The stage was situated directly at the bottom of the bleachers that were used to enter LVMS, and giving credence to the name, had the dance floor area situated on a pitched large grassy knoll. This dance floor type was a godsend for many an exhausted raver which offered the respite of allowing you to take a seat while simultaneously being able to view the LED screens and “chair rave” (if you wanted) to some absolutely killer sets like Destructo, Chromeo, Diplo and more. A personal favorite moment was when friends insisted that our entire group take off our shoes and socks in the midst of Chromeo’s set. Wow, what an incredible respite for the arches on your feet at roughly the halfway point of the festival. Simultaneously allowing you to connect with nature and stretch out the dancing muscles on your feet and twirl around bare-footed on the grass during Chromeo’s funky groove was one of those moments that you can only get at EDC.
The quintessential CircuitGrounds is exactly what you would expect: a massive semi-circular structure with retractable LED panels that is reminiscent of a spaceship. Holding some extremely large acts such as Calvin Harris, Eric Prydz, and Avicii’s dedicated stage…at times it was even too small for the insanely large crowds present during some of the larger acts. The dance floor was comprised of an uneven dirt surface covered with a smattering of rocks, so this made dancing a slightly more difficult concept than at the other stages’ well-maintained dance floors. However, the sound and the lazers were absolutely on point and purely legendary (see: Eric Prydz’s drop of “Laser Beams”).
The Neon Garden housed the deeper and more tech house sides of the musical spectrum over the weekend, and was populated by grooving Headliners underneath a mass of strobe lights and in front of a massive HD LED wall. Given this wasn’t my musical specialty and I was only there a few times, those few times allowed a significant amount of space to groove and shuffle around until your heart was content topped off by spectacular sound yet again. Off to my personal most frequented stage: the sinister Cyclops-overlord themed BassCon stage. Comprised of a one-eyed monster with a risen DJ booth flanked by massive claws and a fairly large dance area, BassCon harbored much of the Hardstyle and Trance DJ’s sets throughout the weekend. Situated just off of one of the main throughways through the festival grounds, this allowed the music from more underground artists like Simon Patterson, Bryan Kearney, Jordan Suckey, Darren Styles and Headhunterz to permeate into the crowds passing by the stages….thus opening up many people’s ears to new and different sounds that they may not have been accustomed to or heard before. The sound levels were perfect, complete with a healthy bass boom without overwhelming the mids and his. There was a moment when I looked back during Bryan Kearney’s intensely heavy psy-trance leaning set, and I noticed throngs of people who initially were passing by the stage who eventually stopped and stayed for the remainder of the set…reeled in like a big mouth bass to the booming sound of BassCon. Well done, yet again.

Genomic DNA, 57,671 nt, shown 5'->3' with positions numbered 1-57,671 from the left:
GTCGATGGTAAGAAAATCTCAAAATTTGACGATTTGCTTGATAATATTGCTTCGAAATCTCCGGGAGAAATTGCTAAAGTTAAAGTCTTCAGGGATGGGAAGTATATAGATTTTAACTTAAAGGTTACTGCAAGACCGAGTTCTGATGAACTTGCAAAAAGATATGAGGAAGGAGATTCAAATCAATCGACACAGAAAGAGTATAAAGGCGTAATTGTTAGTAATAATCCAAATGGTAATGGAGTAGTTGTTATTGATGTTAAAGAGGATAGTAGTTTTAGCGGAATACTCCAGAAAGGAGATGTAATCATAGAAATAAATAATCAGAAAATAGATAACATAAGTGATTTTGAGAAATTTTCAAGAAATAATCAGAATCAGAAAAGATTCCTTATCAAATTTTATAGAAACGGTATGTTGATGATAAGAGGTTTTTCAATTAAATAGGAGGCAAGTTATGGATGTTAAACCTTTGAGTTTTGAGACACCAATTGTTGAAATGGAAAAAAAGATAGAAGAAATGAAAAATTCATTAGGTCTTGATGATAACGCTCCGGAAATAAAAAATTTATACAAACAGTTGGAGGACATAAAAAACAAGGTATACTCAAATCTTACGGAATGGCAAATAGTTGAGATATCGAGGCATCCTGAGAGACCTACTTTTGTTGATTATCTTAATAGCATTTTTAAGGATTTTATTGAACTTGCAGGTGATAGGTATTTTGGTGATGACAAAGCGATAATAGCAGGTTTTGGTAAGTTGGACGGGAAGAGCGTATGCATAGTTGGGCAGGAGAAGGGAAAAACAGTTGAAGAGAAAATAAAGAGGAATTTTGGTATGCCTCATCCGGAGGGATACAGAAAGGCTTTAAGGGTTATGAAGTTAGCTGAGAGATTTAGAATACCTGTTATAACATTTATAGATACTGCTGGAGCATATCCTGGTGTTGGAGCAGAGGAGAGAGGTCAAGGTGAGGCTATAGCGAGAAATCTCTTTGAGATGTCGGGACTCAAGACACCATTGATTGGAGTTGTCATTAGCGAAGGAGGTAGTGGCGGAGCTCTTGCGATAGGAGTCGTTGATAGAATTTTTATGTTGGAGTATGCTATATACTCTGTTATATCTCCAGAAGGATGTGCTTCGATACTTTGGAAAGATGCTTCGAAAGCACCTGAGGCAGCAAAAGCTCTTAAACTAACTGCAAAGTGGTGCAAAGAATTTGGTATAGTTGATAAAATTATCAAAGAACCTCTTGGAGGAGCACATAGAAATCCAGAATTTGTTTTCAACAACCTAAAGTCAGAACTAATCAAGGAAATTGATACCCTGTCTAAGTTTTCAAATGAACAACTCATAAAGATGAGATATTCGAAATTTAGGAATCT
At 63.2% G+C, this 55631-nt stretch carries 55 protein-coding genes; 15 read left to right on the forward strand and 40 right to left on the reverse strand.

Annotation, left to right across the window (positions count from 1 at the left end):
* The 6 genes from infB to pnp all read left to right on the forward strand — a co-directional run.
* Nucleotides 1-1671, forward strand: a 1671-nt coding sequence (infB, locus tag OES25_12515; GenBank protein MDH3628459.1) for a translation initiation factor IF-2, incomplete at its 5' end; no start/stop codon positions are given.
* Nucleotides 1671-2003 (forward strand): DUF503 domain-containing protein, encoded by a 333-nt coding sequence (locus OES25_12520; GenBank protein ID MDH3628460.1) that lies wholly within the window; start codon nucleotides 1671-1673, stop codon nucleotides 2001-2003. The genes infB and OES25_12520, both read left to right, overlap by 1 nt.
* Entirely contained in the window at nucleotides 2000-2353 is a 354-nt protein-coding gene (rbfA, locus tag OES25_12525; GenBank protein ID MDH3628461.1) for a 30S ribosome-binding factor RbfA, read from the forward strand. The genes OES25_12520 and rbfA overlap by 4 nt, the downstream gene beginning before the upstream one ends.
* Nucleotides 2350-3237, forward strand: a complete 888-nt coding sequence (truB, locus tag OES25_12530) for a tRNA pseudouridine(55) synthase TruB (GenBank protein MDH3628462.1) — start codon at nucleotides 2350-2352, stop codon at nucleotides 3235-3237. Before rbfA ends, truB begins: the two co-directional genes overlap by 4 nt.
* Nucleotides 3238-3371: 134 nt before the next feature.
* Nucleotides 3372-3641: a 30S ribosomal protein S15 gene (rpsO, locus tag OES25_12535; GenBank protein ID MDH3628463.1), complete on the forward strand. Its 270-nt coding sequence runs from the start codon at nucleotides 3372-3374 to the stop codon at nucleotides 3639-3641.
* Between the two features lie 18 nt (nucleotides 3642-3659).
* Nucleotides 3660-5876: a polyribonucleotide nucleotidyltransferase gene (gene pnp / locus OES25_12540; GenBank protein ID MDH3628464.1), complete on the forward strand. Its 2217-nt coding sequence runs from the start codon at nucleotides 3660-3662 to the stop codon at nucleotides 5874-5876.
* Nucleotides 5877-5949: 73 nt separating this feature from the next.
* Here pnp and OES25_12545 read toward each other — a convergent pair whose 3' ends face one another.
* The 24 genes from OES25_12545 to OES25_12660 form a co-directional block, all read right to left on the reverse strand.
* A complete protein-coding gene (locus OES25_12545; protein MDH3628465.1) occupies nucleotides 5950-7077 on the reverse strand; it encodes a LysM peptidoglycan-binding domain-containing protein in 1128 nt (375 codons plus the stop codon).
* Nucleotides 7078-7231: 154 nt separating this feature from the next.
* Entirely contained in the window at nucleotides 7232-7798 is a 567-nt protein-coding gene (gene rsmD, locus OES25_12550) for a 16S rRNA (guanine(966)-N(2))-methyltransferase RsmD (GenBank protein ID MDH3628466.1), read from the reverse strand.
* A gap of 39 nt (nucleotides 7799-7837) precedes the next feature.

Only witnessing a couple sets at the BassPOD, which was Seven Lions’ deft genre-defying masterpiece and Sub Focus’ drum n bass extravaganza left me with a couple thoughts. The stage was backed by a pyramid of LED screens which was wicked pleasing to the eyes, and the sunken in bowl dance area left much space for the extended crowds to sprawl out beyond the measured area. The bowl was outlined with fire breathing torches as well, much like what kineticFIELD’s stage was topped with, however these were arising directly from the ground…and the fire was used quite often. The fire was…HOT! Like, really hot. A suggestion for future planning purposes, if flames are to be used to a larger degree, many Headliners suggested slightly removing them from the crowd…as experiencing the radiating heat while among throngs of fellow dancers while having an empty bottle of water can become quite an uncomfortable experience. Either that, or control the usage of the torches throughout the crowd a little more and rely on pyrotechnics that are harbored a bit closer to the stage area.